Video guest: Josephine Mwangi

August 2017
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EDITO
Monday, 21 August 2017

Countries in the tropics and sub-tropics are particularly vulnerable to climate change, as extreme weather conditions pose a serious threat to their food security. In India, droughts and damaging floods are continuously affecting the well-being of a growing population, of which the vast majority reside in rural areas and are highly dependent on natural resources for their food, shelter and income. To address these issues and find solutions to climate-related challenges for Indian agriculture, ClimaAdapt, an interdisciplinary and integrated research project, was initiated in Andhra Pradesh, Telangana and Tamil Nadu states in 2012. The project had its final meeting in May 2017. ClimaAdapt's coordinator, Dr Udaya Sekhar Nagothu from the Norwegian Institute of Bioeconomy Research, NIBIO, explains that active participation and continuous dissemination of research results and other information between researchers, policy makers and stakeholders, has been essential in the project.

Wednesday, 17 May 2017

Only 100,000 hectares of arable land, out of Angola’s 5 million hectares, are annually prepared using machinery and/or animal traction for sowing and harvesting agricultural products, the agriculture minister said on Thursday in Luanda. Minister Marcos Nhunga also said that the rest of the available land is still tilled using hoes, which is worrying and reveals the low level of agricultural mechanisation in Angola.

The Pacific Fishery Management Council has recommended regulations governing the use of electronic equipment to monitor at-sea discards of target, non-target and prohibited fish for certain West Coast groundfish fisheries. If approved by National Marine Fisheries Service (NMFS), this will mark the culmination of a four-year process to develop and implement regulations for electronic monitoring system use in West Coast groundfish fisheries. Council Member Dorothy Lowman said, “For many fishing operations, electronic monitoring will provide a more cost-effective way to meet 100 percent monitoring requirements. This will allow fishermen the flexibility to choose the monitoring method that makes the most sense for them while maintaining full accountability.”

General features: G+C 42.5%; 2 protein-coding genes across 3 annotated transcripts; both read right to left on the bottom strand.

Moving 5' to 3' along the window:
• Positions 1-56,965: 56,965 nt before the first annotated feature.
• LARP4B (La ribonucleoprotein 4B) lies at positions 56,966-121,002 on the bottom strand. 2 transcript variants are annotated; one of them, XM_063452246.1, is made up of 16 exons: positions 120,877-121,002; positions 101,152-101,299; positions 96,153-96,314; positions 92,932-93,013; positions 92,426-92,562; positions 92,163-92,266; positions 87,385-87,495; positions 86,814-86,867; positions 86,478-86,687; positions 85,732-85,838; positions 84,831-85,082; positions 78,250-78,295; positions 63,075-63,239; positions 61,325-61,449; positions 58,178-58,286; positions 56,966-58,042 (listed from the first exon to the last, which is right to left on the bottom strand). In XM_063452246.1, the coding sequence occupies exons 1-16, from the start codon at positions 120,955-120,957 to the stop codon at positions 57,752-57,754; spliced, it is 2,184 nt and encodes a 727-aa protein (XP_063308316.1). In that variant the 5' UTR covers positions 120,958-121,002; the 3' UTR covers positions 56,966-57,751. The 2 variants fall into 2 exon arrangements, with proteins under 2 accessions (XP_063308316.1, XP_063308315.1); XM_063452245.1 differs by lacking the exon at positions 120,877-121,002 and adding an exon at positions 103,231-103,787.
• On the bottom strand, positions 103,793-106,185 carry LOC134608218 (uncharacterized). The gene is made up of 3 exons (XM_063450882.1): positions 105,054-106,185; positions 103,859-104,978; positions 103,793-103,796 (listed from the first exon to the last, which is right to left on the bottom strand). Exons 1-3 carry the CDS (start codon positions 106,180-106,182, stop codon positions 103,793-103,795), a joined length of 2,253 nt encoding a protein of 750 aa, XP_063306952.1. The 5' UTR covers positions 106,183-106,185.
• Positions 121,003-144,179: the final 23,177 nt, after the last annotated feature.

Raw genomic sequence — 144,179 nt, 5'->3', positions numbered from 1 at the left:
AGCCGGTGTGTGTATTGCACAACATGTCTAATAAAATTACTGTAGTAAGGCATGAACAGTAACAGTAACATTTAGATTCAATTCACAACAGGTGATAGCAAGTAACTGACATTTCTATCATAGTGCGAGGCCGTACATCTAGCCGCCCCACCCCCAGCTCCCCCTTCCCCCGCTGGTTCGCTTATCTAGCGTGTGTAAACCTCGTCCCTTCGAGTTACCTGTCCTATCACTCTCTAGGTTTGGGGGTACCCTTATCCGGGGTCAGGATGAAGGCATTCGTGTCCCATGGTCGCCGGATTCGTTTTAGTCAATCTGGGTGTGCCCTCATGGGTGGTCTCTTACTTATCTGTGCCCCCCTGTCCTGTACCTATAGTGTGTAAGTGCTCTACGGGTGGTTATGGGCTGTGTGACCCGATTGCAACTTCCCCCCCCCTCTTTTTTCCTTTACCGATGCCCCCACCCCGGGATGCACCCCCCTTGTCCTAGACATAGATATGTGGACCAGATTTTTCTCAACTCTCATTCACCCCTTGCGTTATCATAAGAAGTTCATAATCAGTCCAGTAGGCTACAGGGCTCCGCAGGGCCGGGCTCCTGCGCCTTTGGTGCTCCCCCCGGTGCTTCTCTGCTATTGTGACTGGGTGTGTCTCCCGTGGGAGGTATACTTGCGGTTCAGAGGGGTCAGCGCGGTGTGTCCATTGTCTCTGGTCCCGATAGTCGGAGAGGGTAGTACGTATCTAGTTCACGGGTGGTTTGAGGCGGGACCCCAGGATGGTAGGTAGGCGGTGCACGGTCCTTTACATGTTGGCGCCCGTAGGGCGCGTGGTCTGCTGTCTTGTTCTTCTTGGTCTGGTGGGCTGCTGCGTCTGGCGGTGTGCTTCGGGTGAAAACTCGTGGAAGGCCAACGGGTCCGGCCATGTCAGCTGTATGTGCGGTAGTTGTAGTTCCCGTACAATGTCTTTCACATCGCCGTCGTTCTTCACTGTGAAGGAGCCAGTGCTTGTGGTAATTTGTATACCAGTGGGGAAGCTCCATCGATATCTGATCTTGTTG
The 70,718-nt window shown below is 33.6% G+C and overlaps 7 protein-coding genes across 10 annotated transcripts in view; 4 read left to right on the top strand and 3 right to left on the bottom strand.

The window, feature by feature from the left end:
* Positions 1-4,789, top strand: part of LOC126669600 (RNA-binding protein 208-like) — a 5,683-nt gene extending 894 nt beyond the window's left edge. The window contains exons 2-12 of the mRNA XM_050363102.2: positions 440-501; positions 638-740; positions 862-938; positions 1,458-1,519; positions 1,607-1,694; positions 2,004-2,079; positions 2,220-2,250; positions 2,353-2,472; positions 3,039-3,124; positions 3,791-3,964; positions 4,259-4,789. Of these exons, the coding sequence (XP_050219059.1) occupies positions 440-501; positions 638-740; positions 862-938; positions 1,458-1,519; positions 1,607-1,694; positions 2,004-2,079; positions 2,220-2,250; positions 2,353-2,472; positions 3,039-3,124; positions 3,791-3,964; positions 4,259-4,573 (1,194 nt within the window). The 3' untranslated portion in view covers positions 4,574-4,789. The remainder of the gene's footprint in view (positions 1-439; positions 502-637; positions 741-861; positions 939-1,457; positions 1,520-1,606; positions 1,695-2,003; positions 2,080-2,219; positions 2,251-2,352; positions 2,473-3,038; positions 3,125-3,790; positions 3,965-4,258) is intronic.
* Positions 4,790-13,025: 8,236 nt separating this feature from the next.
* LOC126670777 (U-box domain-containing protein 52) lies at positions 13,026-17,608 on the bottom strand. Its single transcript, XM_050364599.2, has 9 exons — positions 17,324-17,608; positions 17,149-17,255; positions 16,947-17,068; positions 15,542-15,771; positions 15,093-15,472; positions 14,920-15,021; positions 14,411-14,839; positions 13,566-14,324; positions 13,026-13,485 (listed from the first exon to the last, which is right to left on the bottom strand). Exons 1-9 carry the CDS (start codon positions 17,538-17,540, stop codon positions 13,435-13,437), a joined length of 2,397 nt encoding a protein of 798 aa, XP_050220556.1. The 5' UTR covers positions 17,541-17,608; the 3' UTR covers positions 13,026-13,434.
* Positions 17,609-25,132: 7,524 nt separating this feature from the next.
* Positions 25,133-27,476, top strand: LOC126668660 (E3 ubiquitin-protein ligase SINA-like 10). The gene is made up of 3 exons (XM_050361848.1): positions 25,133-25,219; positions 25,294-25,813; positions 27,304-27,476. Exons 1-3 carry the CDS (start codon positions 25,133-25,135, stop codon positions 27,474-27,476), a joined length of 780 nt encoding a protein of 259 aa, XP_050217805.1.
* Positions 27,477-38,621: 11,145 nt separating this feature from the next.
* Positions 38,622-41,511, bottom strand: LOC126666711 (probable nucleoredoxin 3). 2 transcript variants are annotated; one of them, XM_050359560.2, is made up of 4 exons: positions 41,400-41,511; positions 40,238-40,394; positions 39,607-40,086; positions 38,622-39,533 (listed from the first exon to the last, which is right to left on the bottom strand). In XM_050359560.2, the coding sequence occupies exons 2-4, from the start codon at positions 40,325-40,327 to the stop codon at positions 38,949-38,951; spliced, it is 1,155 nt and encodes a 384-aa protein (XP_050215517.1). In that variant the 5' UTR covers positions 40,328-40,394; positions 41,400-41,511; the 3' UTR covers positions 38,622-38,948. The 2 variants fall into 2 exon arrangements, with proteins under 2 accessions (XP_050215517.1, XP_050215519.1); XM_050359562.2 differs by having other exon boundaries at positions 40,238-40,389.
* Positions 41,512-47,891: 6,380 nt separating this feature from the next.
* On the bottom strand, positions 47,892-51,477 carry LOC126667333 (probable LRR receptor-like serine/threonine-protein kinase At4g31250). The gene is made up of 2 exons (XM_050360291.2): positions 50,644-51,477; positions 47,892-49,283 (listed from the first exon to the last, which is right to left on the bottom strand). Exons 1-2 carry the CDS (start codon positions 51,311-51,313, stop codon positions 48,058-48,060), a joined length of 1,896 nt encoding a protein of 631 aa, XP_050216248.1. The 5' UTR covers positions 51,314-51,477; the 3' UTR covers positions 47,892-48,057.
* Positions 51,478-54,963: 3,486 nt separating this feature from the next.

Tuesday, 16 May 2017

The African Caribbean and Pacific (ACP) Council of ministers began a meeting here yesterday with a call on the 79-member grouping to meet their financial obligations so as to allow their group to better survive a changing global environment.The Guyanese ACP Secretary General Dr Patrick I Gomes, addressing the 105th Council Session, said that a prerequisite to the continued well-being of the ACP Group in general, and the Secretariat in particular is to better serve all our stakeholders. “I would therefore like to appeal to member states to continue your efforts towards the timely payment of statutory obligations in order to improve our self-reliance and the smooth functioning of the secretariat

Monday, 08 May 2017

The National Agricultural Marketing Council of South Africa, together with tralac, an NGO studying trade law, has released a study on African agricultural trade as it plays out on the world stage. The conclusion of ‘WTO: Agricultural issues for Africa’ by Prof Ron Sandrey and his fellow authors, is that there are few agricultural sectors where Africa would benefit from WTO intervention and that the continent couldn’t do better than its current preferential access to the European Union. For South Africa, which is designated a developed nation under WTO rules (apparently a self-selected designation), the situation is more complex.